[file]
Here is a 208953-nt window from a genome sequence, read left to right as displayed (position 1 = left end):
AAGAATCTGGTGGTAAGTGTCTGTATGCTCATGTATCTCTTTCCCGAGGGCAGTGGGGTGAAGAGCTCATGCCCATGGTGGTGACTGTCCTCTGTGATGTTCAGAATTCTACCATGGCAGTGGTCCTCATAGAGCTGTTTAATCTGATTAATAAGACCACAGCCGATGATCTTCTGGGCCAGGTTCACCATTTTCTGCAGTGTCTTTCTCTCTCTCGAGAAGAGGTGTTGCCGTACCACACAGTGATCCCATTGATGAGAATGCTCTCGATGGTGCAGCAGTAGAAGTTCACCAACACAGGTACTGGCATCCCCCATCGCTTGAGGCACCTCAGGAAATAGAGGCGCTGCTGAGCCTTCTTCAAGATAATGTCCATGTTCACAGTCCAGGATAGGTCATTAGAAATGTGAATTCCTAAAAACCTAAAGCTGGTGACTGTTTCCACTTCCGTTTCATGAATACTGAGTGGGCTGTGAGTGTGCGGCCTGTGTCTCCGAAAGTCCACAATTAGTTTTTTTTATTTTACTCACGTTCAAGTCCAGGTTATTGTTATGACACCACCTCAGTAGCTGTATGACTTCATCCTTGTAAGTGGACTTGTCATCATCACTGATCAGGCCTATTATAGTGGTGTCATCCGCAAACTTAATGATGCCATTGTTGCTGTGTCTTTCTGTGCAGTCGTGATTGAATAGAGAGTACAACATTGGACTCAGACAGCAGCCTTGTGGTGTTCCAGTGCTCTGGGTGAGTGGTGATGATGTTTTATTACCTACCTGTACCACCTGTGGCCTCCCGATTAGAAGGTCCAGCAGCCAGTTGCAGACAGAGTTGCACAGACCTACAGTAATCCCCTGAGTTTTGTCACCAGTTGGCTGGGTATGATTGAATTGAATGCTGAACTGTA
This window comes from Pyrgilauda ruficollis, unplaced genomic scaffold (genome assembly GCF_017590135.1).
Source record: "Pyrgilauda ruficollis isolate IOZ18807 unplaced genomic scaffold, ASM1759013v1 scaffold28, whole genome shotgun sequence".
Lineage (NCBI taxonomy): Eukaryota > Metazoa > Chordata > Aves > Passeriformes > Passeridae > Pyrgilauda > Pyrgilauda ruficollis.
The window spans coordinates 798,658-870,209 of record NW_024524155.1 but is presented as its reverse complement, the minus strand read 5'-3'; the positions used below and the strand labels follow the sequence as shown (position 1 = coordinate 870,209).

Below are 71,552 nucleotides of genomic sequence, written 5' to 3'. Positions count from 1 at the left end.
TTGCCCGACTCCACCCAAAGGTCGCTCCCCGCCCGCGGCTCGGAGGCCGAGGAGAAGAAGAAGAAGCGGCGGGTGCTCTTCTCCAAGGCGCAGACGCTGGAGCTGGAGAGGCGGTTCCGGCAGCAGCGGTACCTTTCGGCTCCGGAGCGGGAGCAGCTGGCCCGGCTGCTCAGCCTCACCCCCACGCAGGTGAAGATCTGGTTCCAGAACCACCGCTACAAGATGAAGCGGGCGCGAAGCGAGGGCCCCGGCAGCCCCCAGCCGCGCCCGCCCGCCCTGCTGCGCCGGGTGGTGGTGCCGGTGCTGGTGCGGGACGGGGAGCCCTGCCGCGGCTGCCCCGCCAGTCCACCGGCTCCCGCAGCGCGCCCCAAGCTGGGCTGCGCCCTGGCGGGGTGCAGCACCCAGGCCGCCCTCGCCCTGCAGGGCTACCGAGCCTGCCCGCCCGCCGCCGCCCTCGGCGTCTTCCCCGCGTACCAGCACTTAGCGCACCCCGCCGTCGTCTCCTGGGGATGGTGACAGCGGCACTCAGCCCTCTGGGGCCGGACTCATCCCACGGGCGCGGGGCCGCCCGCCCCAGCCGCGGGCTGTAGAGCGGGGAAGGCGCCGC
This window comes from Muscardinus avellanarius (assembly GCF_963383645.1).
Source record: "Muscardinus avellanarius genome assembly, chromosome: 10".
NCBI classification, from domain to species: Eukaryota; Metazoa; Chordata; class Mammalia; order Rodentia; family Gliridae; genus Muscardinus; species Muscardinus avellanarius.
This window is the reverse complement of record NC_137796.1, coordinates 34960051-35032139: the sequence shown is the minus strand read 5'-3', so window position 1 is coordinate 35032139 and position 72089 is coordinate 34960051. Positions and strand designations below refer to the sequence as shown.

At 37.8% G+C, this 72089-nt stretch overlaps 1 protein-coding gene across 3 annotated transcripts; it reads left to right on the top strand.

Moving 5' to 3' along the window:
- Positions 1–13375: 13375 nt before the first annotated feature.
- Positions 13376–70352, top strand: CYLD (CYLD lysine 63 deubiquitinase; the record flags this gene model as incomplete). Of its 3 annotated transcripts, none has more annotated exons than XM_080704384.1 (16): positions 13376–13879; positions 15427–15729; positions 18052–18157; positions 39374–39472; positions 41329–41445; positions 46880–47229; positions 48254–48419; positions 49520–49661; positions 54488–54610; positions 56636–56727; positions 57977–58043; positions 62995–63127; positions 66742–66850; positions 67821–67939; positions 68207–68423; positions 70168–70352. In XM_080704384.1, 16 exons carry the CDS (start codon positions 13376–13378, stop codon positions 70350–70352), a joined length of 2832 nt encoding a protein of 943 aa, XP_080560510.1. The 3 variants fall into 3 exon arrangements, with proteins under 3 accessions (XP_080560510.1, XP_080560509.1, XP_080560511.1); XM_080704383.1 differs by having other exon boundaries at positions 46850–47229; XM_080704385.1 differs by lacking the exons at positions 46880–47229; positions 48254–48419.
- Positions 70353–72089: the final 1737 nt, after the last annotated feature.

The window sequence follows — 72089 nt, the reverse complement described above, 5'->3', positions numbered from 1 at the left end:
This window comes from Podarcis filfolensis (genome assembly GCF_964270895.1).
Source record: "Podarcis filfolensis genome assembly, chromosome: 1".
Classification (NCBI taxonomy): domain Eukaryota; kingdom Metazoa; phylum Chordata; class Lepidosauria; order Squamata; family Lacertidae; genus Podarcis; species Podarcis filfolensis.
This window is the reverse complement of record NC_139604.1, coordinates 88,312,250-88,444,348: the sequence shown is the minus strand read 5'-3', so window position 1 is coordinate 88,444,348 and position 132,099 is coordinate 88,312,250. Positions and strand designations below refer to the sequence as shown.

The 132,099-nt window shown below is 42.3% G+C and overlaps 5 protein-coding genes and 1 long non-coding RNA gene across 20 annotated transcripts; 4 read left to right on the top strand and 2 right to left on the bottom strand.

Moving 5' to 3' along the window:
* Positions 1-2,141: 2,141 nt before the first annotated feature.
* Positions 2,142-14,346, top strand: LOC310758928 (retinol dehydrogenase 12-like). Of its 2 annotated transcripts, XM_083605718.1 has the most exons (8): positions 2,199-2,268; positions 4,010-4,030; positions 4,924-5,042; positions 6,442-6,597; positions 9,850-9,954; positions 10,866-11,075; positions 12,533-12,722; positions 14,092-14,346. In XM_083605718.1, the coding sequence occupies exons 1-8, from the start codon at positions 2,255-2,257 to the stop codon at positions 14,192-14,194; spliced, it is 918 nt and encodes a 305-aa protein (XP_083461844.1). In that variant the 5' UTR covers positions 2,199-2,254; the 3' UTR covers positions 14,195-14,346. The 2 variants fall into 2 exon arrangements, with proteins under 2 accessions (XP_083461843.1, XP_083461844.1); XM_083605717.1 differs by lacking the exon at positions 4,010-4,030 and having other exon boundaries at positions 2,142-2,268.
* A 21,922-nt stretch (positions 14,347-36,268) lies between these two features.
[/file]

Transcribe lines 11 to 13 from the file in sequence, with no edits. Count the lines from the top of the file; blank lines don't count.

NCBI classification, from domain to species: Eukaryota; Metazoa; Chordata; class Mammalia; order Rodentia; family Gliridae; genus Muscardinus; species Muscardinus avellanarius.
This window is the reverse complement of record NC_137796.1, coordinates 34960051-35032139: the sequence shown is the minus strand read 5'-3', so window position 1 is coordinate 35032139 and position 72089 is coordinate 34960051. Positions and strand designations below refer to the sequence as shown.

At 37.8% G+C, this 72089-nt stretch overlaps 1 protein-coding gene across 3 annotated transcripts; it reads left to right on the top strand.